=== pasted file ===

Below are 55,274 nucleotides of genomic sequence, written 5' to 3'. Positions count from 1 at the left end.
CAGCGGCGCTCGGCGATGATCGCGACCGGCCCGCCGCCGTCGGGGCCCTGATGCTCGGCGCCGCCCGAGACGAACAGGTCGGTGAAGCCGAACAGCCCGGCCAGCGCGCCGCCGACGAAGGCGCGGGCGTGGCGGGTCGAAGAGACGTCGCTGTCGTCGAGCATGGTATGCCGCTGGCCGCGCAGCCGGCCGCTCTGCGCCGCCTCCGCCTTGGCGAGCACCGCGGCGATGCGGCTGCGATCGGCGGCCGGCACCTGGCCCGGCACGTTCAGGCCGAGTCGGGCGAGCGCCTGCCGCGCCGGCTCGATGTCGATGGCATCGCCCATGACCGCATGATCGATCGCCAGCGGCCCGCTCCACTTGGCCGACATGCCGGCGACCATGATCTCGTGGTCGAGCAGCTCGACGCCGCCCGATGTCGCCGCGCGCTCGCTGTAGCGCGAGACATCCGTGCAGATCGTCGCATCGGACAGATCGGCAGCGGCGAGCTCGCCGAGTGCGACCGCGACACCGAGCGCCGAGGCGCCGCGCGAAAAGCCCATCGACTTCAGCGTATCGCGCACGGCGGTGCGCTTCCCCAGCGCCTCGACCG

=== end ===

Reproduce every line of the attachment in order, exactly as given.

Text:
Below are 55,274 nucleotides of genomic sequence, written 5' to 3'. Positions count from 1 at the left end.
CAGCGGCGCTCGGCGATGATCGCGACCGGCCCGCCGCCGTCGGGGCCCTGATGCTCGGCGCCGCCCGAGACGAACAGGTCGGTGAAGCCGAACAGCCCGGCCAGCGCGCCGCCGACGAAGGCGCGGGCGTGGCGGGTCGAAGAGACGTCGCTGTCGTCGAGCATGGTATGCCGCTGGCCGCGCAGCCGGCCGCTCTGCGCCGCCTCCGCCTTGGCGAGCACCGCGGCGATGCGGCTGCGATCGGCGGCCGGCACCTGGCCCGGCACGTTCAGGCCGAGTCGGGCGAGCGCCTGCCGCGCCGGCTCGATGTCGATGGCATCGCCCATGACCGCATGATCGATCGCCAGCGGCCCGCTCCACTTGGCCGACATGCCGGCGACCATGATCTCGTGGTCGAGCAGCTCGACGCCGCCCGATGTCGCCGCGCGCTCGCTGTAGCGCGAGACATCCGTGCAGATCGTCGCATCGGACAGATCGGCAGCGGCGAGCTCGCCGAGTGCGACCGCGACACCGAGCGCCGAGGCGCCGCGCGAAAAGCCCATCGACTTCAGCGTATCGCGCACGGCGGTGCGCTTCCCCAGCGCCTCGACCG